The Greyson Scale Quantifies Near-Death Experiences
Near-death experiences, or NDEs, are experienced by people across time, culture, and condition. Written records of NDEs date back to the times of ancient Greece, and humans have tried to uncover their mysteries for just as long. As research into these events became more rigorous, researchers needed a way to quantify and categorize the stories recounted by those who had experienced them.
That's why in 1983, Dr. Bruce Greyson published a 16-point questionnaire he called the Near-Death Experience Scale. The survey, which is in regular use today, is divided into four components with four questions each. The cognitive component, for example, asks "Did scenes from your past come back to you?" and "Did you suddenly seem to understand everything?", whereas the paranormal component includes questions like "Did you feel separated from your physical body?". Survey takers can give each question a 0 (did not experience) through 2 (vivid experience) rating, and for the event to be considered a real NDE, it must score a total of 7 or higher on the entire questionnaire. But what actually happens during a near-death experience? Explore the science of NDEs with the videos below.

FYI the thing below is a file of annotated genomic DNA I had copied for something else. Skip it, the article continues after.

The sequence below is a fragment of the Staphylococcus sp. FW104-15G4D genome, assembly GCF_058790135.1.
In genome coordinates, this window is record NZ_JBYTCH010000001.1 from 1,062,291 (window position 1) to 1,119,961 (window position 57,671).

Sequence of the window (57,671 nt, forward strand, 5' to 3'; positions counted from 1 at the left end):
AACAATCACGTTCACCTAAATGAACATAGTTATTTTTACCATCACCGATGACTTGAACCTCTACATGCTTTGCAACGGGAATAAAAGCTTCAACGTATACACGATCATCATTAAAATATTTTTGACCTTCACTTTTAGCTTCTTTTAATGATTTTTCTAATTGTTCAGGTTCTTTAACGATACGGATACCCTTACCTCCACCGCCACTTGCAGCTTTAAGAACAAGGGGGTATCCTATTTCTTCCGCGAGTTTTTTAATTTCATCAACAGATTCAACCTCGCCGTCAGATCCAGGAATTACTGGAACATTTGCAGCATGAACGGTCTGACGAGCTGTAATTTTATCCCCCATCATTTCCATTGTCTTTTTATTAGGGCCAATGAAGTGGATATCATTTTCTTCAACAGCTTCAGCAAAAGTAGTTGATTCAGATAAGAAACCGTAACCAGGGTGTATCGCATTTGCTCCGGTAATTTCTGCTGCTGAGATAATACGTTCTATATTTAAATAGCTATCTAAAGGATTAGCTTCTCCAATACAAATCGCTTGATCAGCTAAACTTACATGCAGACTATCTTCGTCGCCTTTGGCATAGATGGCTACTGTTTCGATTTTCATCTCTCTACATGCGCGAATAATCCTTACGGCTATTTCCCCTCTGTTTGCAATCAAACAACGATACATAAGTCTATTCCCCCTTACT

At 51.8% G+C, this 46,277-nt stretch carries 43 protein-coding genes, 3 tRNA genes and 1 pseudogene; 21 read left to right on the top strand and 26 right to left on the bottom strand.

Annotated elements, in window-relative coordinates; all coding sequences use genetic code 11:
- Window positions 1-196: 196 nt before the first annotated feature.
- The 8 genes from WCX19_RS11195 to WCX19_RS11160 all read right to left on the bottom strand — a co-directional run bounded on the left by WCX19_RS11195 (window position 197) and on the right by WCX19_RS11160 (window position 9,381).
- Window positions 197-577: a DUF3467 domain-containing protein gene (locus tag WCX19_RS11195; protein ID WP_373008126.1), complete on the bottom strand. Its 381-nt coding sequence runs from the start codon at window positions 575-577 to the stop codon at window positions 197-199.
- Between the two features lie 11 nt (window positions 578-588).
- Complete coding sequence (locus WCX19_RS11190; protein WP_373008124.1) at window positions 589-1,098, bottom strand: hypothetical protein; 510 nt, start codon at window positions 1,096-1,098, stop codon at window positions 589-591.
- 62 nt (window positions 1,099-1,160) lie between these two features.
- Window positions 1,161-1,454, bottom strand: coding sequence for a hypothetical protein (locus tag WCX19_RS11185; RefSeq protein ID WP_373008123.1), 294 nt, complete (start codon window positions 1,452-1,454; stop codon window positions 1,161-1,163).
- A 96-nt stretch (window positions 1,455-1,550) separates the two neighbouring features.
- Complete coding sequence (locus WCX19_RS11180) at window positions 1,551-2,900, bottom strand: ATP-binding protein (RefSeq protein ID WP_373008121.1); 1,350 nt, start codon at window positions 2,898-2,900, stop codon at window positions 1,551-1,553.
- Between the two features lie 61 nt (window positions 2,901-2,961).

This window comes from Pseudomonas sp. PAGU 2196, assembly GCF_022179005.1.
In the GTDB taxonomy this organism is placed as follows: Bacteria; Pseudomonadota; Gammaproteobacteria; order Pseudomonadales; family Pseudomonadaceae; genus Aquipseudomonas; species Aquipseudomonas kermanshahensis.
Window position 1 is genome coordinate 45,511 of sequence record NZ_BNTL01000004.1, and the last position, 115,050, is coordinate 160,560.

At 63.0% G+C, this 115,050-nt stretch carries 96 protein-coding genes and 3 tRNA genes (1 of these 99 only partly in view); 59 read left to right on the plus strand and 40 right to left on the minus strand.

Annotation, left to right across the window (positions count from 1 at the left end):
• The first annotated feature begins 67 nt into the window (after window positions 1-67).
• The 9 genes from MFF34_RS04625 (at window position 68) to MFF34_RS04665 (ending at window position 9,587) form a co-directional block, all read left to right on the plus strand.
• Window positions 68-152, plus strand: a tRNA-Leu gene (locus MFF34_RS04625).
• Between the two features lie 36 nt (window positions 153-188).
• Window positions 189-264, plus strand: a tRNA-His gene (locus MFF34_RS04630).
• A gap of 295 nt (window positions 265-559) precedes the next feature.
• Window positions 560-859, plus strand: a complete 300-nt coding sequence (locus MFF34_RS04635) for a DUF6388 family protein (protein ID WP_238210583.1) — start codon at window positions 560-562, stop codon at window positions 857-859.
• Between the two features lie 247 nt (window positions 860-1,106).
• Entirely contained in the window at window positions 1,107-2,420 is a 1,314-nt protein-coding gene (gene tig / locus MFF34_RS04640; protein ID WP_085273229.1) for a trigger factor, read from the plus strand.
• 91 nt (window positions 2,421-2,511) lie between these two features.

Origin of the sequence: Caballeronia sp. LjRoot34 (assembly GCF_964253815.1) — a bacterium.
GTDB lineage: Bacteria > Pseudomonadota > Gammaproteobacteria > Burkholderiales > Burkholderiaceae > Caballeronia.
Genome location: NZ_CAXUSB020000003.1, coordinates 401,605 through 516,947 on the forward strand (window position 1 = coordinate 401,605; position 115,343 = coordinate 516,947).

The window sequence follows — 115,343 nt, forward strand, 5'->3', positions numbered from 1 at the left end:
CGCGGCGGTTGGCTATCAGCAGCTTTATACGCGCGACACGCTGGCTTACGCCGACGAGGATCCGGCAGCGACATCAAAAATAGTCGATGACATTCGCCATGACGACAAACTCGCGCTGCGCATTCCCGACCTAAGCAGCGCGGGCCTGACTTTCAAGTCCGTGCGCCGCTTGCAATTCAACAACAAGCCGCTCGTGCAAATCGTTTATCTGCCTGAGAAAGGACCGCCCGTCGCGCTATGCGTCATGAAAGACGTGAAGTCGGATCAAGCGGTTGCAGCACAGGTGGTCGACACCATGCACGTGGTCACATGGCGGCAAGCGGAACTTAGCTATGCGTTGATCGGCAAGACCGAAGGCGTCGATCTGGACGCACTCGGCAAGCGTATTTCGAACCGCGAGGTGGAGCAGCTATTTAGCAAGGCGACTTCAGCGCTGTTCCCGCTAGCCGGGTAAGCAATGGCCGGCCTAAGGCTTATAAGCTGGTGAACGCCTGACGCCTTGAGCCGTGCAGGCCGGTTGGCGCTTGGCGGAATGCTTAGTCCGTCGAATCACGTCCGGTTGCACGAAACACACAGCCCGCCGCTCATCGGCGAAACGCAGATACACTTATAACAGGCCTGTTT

What Happens Inside A Dying Mind?
What causes the common elements of a near-death experience?
from The Atlantic
Why Do People See A White Light When They Die?
Neuroscience may have the answer.
Key Facts In This Video
Many describe the experience similarly: warmth spreading throughout the body, calmness, a bright light and feeling detached from the body. (0:19)
One of the most highly regarded studies on NDE's explains the experiences as REM intrusion, instances when the mind wakes before the body. (0:58)
The brain also releases a flood of happy endorphins that puts you in a state of peace and calm. (1:40)
Why Do We Die?
There's a reason we just go on living forever.
from Life Noggin